The Journal of Arthroplasty, Volume 35, Issue 5, 1339 - 1343
Mid-term Follow-up of the Direct Anterior Approach in Acetabular Revision Hip Arthroplasty Using a Reconstruction Cage With Impaction GraftingThaler, Martin et al.
Severe acetabular bone loss is often treated with reconstruction cages and impaction grafting using allograft bone. Accurate implant positioning is crucial for successful clinical and radiological outcomes. The direct anterior approach (DAA) is a standard approach for primary total hip arthroplasty (THA) that is being used more frequently for revision THA. The aim of this study was to report midterm clinical and radiological outcomes of acetabular revision arthroplasty using the DAA to address large acetabular defects by using a reconstruction cage and impaction grafting.
Acetabular cup revisions were performed in 64 patients (64 hips) with severe acetabular bone loss. All patients received reconstruction cages with impaction grafting via the DAA. The stem was also revised in 22 patients. Complications, radiological, and functional outcomes were assessed.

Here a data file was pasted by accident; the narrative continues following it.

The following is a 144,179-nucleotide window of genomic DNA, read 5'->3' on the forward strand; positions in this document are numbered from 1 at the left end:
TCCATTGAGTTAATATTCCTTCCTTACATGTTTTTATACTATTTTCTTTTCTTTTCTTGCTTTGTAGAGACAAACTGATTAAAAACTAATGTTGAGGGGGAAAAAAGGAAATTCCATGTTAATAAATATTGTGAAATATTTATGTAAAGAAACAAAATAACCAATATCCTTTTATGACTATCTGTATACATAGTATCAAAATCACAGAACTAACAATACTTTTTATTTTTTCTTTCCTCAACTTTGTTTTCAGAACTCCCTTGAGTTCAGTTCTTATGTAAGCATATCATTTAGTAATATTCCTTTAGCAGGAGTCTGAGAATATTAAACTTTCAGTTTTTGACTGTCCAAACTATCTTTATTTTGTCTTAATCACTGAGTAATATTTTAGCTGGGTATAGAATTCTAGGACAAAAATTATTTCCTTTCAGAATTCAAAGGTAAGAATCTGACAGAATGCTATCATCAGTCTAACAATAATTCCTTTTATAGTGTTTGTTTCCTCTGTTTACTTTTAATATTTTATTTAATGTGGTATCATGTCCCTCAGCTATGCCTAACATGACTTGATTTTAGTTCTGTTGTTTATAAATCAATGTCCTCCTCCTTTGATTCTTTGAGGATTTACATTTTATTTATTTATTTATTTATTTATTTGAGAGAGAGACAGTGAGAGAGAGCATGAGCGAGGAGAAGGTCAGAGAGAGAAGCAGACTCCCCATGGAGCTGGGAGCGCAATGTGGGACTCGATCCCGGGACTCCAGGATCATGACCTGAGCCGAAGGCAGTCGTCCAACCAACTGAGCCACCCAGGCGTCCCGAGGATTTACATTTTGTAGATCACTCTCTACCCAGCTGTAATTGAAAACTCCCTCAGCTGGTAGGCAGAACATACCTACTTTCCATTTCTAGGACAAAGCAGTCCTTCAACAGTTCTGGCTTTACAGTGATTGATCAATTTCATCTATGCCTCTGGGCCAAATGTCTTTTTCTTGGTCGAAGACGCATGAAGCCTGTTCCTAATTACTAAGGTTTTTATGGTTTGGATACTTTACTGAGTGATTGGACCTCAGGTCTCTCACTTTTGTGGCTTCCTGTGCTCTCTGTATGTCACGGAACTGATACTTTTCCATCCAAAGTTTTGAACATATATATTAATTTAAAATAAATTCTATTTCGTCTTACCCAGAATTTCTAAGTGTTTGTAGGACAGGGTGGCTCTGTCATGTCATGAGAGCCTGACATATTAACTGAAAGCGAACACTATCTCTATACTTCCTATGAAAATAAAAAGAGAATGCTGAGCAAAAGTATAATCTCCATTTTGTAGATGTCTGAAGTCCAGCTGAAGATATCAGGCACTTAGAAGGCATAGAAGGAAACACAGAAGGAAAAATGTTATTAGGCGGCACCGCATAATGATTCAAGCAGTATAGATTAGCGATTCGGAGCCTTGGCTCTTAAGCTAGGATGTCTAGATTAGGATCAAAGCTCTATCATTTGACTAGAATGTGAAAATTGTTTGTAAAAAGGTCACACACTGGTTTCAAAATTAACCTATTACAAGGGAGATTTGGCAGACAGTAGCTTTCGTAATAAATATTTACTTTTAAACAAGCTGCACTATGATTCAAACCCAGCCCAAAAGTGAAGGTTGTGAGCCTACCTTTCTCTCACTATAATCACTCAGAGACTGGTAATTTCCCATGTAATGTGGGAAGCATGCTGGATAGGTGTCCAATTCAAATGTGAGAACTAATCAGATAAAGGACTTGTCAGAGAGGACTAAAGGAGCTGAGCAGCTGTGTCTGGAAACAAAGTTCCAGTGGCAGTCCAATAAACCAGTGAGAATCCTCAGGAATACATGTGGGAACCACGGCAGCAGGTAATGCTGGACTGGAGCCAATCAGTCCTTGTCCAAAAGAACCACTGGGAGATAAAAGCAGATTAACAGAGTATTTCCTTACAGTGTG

Six of the 64 patients were revised at a mean follow-up of 27.6 months (range, 11-84 months), two each for implant failure, infection, and recurrent dislocation. One hip showed the radiological failure of the implant, but the patient was asymptomatic and was not revised. The median Western Ontario McMasters Osteoarthritis Score (WOMAC) for the cohort overall improved significantly ( P < .01) by the latest follow-up compared with preoperative scores.
Good midterm outcomes can be obtained with the DAA for acetabular cup revisions done to address severe acetabular bone loss by using reconstruction cages and impaction grafting. The number of complications was within the expected range for this type of revision procedure at midterm follow-up, and dislocation rates were low.